The Milk Diet


The description of my fast of seven days, which appeared in “Physical Culture” some time ago, will probably be of interest to my readers.

During the last fifteen years I have frequently fasted as a cure for threatened illnesses that attack even the most careful in this age of civilized or rather uncivilized dietary.

I have been seriously threatened with pneumonia and numerous other ills of less importance which have quickly succumbed to this effective means of ridding the system of impurities. Though there are now some valuable works on this subject, when I first adopted these theories, they were based entirely on my own conclusion and instinct and the well-known fact that all animals fasted when ill.

Until this last experiment I never fasted over

After Seven-day Fast.Normal Condition.



four days, and even then I usually ate an apple or a bite or two or something light each day, thus at no time previous to this last experiment did I fast absolutely.

I have frequently made comments on the value of fasting in “Physical Culture,” and determined to test the effects of an absolute fast of one week on strength and weight. I did not take a particle of nourishment in any form, though drank freely of pure water.

The first day of the fast, I lost five pounds and the next day two pounds and the loss gradually decreased each day, and on the seventh day was but little over one pound. Altogether in the seven days, my total loss of weight was fifteen pounds.

My loss of weight was far greater than is usual when one is fasting. This was caused by the great amount of exercise that I took daily. In fact I lost about as much weight in this one week as one would ordinarily lose in two weeks if no exercise was taken.

Each day I walked about ten miles, and surprising as it may seem, I felt weaker the second day of the fast than at any time thereafter.

I always took my walk in the morning




immediately on rising and usually felt weak at the start. This was however entirely morbid, for after traveling one or two miles, it would entirely disappear and I could walk with a strong steady tread, and at the conclusion always felt equal to ten or twenty miles more.

Frequently when rising from a seat after a short rest I would feel quite dizzy for a few moments, but this would quickly pass away.

The first four days were the most uncomfortable. I did not seem especially hungry, but I was languid, except for a while after exercise at which times I always felt strong and energetic.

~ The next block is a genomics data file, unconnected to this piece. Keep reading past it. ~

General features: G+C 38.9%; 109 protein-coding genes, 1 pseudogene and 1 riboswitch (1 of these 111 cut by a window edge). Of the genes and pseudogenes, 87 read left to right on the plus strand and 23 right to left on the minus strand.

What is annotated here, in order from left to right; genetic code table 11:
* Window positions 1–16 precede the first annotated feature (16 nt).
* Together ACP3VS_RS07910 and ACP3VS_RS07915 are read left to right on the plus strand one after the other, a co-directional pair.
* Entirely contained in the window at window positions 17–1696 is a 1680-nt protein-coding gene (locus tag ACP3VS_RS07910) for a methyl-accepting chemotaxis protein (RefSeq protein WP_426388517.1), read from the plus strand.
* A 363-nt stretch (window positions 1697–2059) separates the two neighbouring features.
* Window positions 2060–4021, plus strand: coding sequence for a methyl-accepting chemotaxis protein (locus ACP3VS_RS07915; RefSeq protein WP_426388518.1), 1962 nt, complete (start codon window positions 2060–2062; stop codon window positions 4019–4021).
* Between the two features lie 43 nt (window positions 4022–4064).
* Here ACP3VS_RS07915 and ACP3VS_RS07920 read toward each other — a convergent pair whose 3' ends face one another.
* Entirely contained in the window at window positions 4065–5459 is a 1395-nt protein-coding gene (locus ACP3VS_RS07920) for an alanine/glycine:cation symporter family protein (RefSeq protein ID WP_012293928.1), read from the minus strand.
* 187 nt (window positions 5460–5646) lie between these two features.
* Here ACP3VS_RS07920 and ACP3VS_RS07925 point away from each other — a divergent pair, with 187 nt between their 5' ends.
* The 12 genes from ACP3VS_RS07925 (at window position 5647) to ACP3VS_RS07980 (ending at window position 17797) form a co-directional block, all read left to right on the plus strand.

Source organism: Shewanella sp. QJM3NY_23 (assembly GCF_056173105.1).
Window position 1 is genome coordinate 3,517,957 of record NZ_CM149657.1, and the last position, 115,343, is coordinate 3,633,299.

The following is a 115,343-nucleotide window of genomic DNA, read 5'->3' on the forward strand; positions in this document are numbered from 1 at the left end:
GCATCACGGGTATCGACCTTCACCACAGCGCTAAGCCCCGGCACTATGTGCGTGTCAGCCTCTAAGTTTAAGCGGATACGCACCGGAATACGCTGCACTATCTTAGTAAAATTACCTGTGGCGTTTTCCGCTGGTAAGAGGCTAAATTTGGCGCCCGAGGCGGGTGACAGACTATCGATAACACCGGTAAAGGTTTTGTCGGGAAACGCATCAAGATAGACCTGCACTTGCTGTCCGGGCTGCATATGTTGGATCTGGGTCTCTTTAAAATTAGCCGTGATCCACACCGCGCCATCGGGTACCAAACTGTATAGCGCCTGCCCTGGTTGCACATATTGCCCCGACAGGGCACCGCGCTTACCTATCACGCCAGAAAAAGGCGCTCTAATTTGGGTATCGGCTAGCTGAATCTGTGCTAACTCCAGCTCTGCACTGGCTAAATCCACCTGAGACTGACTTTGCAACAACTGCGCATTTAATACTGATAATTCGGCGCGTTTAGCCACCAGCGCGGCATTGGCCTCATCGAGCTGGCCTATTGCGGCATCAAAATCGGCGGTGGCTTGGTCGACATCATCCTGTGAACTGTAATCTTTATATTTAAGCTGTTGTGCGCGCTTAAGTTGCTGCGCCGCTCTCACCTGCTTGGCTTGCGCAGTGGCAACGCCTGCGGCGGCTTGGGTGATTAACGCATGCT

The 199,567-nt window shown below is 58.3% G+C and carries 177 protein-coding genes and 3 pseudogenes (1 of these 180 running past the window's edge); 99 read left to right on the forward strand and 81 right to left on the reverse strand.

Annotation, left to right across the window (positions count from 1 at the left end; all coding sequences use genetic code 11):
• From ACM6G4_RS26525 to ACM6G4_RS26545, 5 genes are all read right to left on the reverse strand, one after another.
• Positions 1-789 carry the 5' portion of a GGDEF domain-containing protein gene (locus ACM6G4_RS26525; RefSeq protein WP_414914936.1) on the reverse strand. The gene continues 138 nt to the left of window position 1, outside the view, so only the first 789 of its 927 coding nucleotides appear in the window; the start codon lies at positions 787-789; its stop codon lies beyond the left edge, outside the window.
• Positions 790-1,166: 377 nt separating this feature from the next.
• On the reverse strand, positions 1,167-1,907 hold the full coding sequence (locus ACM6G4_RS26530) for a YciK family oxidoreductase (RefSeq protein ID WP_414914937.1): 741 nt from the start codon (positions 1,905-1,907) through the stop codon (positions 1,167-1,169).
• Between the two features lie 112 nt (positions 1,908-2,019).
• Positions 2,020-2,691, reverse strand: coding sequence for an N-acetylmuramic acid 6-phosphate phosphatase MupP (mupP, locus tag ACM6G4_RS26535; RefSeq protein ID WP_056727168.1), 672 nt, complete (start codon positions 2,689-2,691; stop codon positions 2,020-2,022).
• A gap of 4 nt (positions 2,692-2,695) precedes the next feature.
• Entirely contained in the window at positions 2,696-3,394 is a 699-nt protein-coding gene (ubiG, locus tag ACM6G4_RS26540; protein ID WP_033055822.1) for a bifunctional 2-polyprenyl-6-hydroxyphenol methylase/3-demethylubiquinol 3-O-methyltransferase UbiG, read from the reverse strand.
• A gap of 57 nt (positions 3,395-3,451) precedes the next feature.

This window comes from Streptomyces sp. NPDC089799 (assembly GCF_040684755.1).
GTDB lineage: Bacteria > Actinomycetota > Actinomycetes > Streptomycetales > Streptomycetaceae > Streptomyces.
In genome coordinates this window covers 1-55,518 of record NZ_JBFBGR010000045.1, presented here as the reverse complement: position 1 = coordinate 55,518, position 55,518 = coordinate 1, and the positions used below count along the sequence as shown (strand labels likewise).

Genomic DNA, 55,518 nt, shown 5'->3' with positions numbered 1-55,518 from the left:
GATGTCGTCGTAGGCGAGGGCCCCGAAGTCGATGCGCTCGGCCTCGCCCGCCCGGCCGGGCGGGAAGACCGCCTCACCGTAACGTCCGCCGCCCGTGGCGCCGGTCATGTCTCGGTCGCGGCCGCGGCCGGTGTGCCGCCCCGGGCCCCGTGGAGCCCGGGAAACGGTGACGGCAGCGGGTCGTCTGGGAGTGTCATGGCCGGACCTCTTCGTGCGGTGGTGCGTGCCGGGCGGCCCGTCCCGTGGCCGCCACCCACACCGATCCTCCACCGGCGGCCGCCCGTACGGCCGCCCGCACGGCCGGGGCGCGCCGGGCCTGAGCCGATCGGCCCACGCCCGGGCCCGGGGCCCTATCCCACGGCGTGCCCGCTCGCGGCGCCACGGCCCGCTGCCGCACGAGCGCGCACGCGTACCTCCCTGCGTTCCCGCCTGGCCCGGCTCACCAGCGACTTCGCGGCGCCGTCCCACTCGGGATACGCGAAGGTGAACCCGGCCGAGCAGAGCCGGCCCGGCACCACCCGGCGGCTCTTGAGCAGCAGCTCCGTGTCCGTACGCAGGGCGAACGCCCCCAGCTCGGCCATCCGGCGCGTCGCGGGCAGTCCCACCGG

I attended to my daily duties during the entire fast with the same regularity as usual. My brain seemed especially clear, and mental work actually required less effort than when eating regularly.

At times difficulty was experienced in inducing sleep. The gnawing sensation in my stomach would not cease, though a plentiful supply of cool pure water seemed of great advantage, and was of valuable asistance in wooing slumber.

The sixth and seventh days of the fast were really by far the most comfortable. I felt that it would require but little effort to continue on for three or four weeks, but the object of the fast

Putting up 100-lb. dumb-bell high over head with one arm after seven-day fast.


was accomplished and I was not at all anxious to continue it further.

The most important feature in lessening the effects of fasting is to keep the mind employed so one will not be continually referring to the desire for food.

The only time there was the slightest danger of my giving way to my appetite was on the fourth day. At this particular time I mention, there was nothing of importance for me to do and after conversing a short time with some friends, I went out with the distinct intention of patronizing the nearest restaurant.

After walking a short distance and giving the matter serious consideration, I determined not to break the fast and instead of the restaurant, I visited a gymnasium and spent thirty minutes in vigorous exercise, and in consequence felt much better, and all thoughts of giving up the fast were abandoned.

The comparison photographs show how the body wasted away during the fast. The face thinned especially and the eyes sunk considerably.

But the astounding fact in connection with the fast was the strength possessed on the